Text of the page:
Cheviot

The Cheviot Hills are a large expanse of rugged upland straddling the southeast Scottish border with England, about eighty miles from Edinburgh. Although none of the hills are tall enough to count as a three thousand foot ‘Munro’, this is nevertheless a generally rather remote area with few roads or paths, swept by frequent rainstorms and bisected by numerous small rivers.


The Cheviot hill itself is 2,674 feet high. All the Cheviot rivers eventually drain eastwards into the North Sea. Those rising north of the Cheviot watershed run into either the Till or the Tweed, while those on the southern side run into the Coquet or North Tyne.

The Cheviots represent the most southerly Scottish outcrop of the Old Red Sandstone lavas and are centered around a large intrusive granite core.


The topography has been likened to an inner and outer plateau, the latter being composed of andesite lava. It is suggested that these were formed by an initial explosive volcanic event followed by the outpouring of numerous lava flows, possibly over an extended period of time. These dominate the topography of the region and have been dated to the Lower Devonian period, about 380 million years ago. Following the initial volcanic event, the lavas were then subject to the intrusion of a large body of granite. It is this intrusion that today comprises the higher points of the Cheviot Hills including the Cheviot Hill itself.
Although the granite is relatively resistant to erosive processes, the softer lavas have been subject to extensive weathering by stream action with the formation of numerous steep-sided valleys. Glacial action has resulted both in agate-bearing rocks being revealed "in situ" and a wide distribution of "float’"material throughout the region.


Within this area numerous types of agates and jaspers are found, although not in the same quantities as those from the more accessible Midland Valley to the north. Indeed, in a typical day, the collector would be lucky to find more than two or three quality stones. Unlike many agate locations in the Midland Valley, there are also relatively few Cheviot sites where agate bearing rocks outcrop. Because the terrain is mainly coarse grass and heather, these are fairly rare although on some of the steeper hills slopes substantial amounts of screes are found and many of these can be productive of agate.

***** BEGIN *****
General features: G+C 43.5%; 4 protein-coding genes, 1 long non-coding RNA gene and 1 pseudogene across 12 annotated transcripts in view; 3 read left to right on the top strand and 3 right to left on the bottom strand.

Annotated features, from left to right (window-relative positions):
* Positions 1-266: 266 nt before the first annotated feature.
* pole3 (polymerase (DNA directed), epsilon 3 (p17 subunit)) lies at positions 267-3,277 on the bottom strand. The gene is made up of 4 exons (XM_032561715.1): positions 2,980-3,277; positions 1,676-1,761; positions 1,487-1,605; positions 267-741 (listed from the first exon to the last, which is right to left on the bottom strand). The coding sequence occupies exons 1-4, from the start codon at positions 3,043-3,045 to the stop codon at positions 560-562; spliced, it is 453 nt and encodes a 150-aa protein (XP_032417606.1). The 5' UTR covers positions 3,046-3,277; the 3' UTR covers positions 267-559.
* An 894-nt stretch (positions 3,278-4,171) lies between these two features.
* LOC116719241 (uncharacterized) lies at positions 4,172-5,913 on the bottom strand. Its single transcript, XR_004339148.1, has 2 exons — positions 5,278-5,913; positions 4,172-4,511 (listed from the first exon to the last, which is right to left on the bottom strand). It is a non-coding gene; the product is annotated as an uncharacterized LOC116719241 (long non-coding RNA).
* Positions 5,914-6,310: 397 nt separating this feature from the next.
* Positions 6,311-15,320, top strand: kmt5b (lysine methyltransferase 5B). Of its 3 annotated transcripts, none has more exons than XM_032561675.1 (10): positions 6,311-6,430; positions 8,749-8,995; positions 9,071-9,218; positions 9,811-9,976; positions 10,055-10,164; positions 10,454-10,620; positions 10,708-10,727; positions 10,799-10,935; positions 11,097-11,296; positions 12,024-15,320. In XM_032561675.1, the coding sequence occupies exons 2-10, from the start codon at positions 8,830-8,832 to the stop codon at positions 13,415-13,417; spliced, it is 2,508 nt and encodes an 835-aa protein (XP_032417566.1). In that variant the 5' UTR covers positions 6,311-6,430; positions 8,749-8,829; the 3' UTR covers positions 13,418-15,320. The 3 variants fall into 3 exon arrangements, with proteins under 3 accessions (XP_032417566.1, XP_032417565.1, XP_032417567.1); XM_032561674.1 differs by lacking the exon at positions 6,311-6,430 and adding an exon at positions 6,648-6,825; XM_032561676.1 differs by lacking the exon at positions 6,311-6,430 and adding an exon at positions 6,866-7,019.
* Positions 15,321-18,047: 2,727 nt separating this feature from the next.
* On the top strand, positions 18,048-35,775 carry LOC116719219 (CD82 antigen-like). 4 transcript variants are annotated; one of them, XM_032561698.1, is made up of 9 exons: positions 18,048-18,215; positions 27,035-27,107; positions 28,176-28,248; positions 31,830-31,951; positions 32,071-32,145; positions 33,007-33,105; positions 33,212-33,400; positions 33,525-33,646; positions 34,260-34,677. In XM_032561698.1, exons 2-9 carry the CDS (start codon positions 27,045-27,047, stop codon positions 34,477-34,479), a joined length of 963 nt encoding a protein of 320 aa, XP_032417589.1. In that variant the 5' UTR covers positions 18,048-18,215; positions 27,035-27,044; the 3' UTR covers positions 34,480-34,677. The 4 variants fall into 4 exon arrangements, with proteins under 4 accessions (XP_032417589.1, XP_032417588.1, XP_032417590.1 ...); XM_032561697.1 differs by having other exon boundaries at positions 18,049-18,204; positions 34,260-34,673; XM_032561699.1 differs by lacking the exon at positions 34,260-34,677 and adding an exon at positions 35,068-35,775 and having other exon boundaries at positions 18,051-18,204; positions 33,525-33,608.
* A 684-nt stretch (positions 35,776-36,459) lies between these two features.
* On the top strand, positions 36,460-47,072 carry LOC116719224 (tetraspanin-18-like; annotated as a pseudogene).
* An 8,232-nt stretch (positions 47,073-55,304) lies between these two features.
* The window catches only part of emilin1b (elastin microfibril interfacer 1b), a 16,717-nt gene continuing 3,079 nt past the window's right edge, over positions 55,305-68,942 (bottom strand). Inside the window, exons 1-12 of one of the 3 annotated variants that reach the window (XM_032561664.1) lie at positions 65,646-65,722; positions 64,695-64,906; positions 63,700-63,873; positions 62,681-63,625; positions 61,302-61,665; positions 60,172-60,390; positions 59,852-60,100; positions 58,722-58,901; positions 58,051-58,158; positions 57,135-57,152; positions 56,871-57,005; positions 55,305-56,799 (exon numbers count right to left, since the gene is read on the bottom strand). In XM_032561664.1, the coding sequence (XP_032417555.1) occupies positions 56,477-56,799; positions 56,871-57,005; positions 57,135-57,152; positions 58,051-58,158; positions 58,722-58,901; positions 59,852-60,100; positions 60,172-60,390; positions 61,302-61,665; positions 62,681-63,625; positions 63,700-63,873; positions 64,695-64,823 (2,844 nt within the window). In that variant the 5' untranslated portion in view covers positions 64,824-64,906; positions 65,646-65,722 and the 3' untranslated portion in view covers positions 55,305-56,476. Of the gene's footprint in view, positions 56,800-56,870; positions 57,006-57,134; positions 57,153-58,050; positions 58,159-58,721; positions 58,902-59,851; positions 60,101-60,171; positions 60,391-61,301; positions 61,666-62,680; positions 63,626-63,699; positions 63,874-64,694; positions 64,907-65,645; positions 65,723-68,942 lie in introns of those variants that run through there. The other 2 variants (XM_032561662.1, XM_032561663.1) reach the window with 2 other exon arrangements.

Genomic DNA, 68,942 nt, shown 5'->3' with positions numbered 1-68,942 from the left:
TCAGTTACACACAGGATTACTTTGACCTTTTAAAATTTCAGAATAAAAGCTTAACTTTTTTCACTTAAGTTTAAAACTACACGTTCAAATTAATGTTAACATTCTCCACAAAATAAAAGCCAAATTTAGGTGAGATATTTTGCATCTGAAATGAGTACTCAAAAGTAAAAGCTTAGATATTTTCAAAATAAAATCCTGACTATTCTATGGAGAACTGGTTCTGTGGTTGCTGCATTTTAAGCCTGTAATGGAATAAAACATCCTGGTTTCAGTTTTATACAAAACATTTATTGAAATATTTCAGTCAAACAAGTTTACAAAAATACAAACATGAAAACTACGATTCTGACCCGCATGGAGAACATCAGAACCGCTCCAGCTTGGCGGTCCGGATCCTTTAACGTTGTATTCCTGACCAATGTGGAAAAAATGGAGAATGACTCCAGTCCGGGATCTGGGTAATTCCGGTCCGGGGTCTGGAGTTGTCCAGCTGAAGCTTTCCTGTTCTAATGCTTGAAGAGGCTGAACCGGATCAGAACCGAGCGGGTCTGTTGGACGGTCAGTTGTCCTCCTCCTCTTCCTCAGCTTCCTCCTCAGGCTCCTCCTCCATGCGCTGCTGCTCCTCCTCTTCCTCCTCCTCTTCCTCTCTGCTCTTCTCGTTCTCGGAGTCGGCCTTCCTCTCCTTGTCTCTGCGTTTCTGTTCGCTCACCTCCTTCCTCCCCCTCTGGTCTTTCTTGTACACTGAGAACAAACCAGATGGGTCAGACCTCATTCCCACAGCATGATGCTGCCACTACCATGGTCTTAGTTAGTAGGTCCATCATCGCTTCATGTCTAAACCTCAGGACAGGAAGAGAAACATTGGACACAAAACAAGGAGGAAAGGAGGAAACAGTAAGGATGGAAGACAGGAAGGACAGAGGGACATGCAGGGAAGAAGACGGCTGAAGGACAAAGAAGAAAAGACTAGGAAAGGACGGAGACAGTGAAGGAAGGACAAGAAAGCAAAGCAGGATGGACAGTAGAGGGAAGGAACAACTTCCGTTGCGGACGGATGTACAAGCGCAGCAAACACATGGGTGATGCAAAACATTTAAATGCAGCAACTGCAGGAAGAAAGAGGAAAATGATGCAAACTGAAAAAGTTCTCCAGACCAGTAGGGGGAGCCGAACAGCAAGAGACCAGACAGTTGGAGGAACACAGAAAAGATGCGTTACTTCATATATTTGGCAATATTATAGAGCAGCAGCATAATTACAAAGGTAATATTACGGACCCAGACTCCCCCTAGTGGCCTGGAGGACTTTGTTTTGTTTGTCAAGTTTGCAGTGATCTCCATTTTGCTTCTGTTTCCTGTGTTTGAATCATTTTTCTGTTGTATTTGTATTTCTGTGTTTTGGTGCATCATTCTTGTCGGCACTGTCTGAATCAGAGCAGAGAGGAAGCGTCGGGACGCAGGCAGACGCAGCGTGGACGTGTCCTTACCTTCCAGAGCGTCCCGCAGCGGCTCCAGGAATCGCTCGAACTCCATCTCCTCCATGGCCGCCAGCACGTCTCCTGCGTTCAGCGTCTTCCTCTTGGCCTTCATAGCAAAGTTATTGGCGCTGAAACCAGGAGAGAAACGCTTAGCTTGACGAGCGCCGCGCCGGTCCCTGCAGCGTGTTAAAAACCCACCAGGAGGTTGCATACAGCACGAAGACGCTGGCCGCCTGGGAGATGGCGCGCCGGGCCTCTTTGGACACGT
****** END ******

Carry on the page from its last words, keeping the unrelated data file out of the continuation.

Agates can be found in the extensive shingle banks adjoining many Cheviot Rivers.

Many Cheviot agates are similar to those from more northern localities and they are often strongly coloured with predominating reds and pinks. Certain less familiar stones also occur, including an apparently unique form of alternately banded agate and coarse crystalline quartz. Fortification agates can sometimes be large, up to 150-200mm in diameter, although it is unusual to find vein agates wider than 50mm. Some of the smaller (10 - 30 mm) fortification agates display remarkably detailed, intensely coloured structures.
Beautifully coloured and patterned jaspagates, trending into jasper, are also found in the Cheviots. Many of the jaspagate veins run for a considerable distance across the hillsides.
To the northeast of the Cheviot, near Hawick, streams running north from the watershed have produced a wide variety of examples of agate and jaspagate. The Jed, Oxnam and Kale waters run northward discharging into the River Tweed. Because of the extensive glacial deposits through which they run, all these river valleys contain large amounts of agate-bearing gravel continually being redistributed by winter floods.

 

 

Some of these specimens are from the collection of Paul Forster. They were originally collected from the Cheviot Hills by the late Gilbert Hall who was a member of the Stanley Lapidary Club. They are exceptional specimens and typical of the Cheviot agates.

 

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